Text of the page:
Posts Tagged 'liberal'

I was told there’d be moon colonies

“Glow-in-the-Dark Plants are Highlight of International Space Station Science Briefing” reads my latest email alert from NASA.  And we’re de-funding this agency, why?

After decades of war and depression (the money kind), Americans needed something to rally around in the 1950s, and the answer was space flight (and polio vaccines). If for no other reason than to smite the Soviets, Americans enthusiastically pursued the once-impossible goal of flying to the moon. The moon moon, that everyone sees every night from everywhere around the world. People’s minds were literally (ok, maybe figuratively) blown forty years ago when man walked on the moon, which actually happened, despite what that guy who hangs around outside Union Station says. And on that day, our dreams of one day living on the moon–after we’d drained every last resource our planet had to offer and salted the earth for good measure–were born.

But those dreams were effectively dashed when President Obama’s budget came out on Monday. In it was a paltry (ok, ungainly in real-people terms, but we’re talking interstellar travel here) $6 billion over five years for NASA to oversee the development and construction of commercial space vehicles. For the first time since its inception, the National Aeronautics and Space Administration is taking a back seat, not the cutting edge, on space exploration.  

Of the many and varied programs the federal government takes my money away to fund, I object to NASA the least. I do admit, it’s odd that I am such an ardent supporter of one of the most massive bureaucracies our government has to offer. Even odder that the agency’s scaling-back was initiated not by a waste-conscious Republican (it was former president George W. Bush who challenged NASA to “gain a new foothold on the moon and to prepare for new journeys to the worlds beyond our own” in 2004 [and it was another Bush that said “The future lies in space travel”]) but a progressive Democrat. But space travel falls into one of those special categories, like national defense (and in fact, our research into space has regularly improved our defensive capabilities), that I believe are best suited to government spearheading.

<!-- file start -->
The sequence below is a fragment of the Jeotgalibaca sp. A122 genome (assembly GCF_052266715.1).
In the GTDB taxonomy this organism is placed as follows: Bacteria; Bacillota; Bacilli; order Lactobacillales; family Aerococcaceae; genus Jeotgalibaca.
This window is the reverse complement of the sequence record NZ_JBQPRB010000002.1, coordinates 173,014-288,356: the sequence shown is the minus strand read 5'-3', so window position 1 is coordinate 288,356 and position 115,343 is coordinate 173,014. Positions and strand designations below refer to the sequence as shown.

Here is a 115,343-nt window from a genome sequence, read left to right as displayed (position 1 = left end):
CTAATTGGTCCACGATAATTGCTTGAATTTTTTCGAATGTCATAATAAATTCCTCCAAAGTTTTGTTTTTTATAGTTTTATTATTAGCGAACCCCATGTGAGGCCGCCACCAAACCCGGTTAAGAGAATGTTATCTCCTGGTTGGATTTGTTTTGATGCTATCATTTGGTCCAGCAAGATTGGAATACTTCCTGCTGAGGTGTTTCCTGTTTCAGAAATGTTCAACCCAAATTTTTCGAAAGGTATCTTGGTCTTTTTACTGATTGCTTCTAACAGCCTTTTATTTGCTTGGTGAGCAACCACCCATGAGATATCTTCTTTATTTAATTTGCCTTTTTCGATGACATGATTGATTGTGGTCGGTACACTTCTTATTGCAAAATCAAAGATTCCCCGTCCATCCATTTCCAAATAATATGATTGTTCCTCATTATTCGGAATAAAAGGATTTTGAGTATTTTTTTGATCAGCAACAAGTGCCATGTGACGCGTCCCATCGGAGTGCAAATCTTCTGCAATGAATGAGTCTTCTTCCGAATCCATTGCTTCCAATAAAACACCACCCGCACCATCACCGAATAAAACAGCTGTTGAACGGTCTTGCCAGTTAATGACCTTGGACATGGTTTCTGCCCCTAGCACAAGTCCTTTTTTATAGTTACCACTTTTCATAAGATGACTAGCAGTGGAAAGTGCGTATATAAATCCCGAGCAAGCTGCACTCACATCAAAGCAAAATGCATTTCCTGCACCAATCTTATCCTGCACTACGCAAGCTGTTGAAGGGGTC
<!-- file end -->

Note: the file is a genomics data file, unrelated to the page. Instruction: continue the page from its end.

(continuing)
First of all, barriers to entry into the space travel market are huge. Unlike air travel, which relied on a few physical principles and benefitted from the input of countless individual pioneers, the principles of space travel are prohibitively complex and expensive. What few commercial space travel outfits exist are funded by billionaires like Richard Branson, with little hope that small startups or even moderately sized aviation firms could join the fledgling industry at present. Deregulation that allowed for the birth of the commercial satellite industry was surely a step in the non-governmental direction, but while the technologies are in the same general ballpark, telecom satellites and trips to the moon are apples and oranges.

Second, privatization of space travel eliminates the patriotic component that drove scientific innovation in the first place. Government-sponsored projects aimed to beat the Ruskis, and the accountability for success was to the taxpayer, not private investors. If it turns into something like the military industrial complex, where private developers compete for government contracts and thus improve the overall quality and cost of each project, I would be on board. But if budget cuts prove to be the death knell to NASA, I fear for what private space travel will mean for scientific and public innovation.

Most importantly, and perhaps most morbidly, when things like space shuttles explode, it’s a big deal. Bigger than when planes crash, even though shuttles are generally smaller, because they’re hurtling in from outside Earth’s atmosphere and rain fire and debris across hundreds of square miles. These are national tragedies, and as a nation we come together and mourn, take stock of our losses, and fix what went wrong. Private companies are not beholden to the public trust, and so when things go catastrophically wrong, we would become that much more likely to suffer through coverups, finger pointing, and shady back-door transactions. To be sure, a government agency is far from immune to this sort of behavior, but there is inherently zero transparency and accountability in private firms. Look no further than Wall Street, circa September 2008, if you don’t believe me (not that I believe government intervention was the answer there, but the analogy is ripe).

When the Kanamits came and promised they were going “To Serve Man,” all the naive little 1960s high-trousered earth people destroyed their civil defenses and greeted their visitors with open arms. Then the aliens ate them. I can only hope this step towards commercial space exploration does not leave our government powerless in the face of competition, terrestrial or otherwise.

Why I need to get the hell out of DC

Politics.

No, I’m not going to leave the post at that, but I could, and wouldn’t be leaving too much more to the imagination.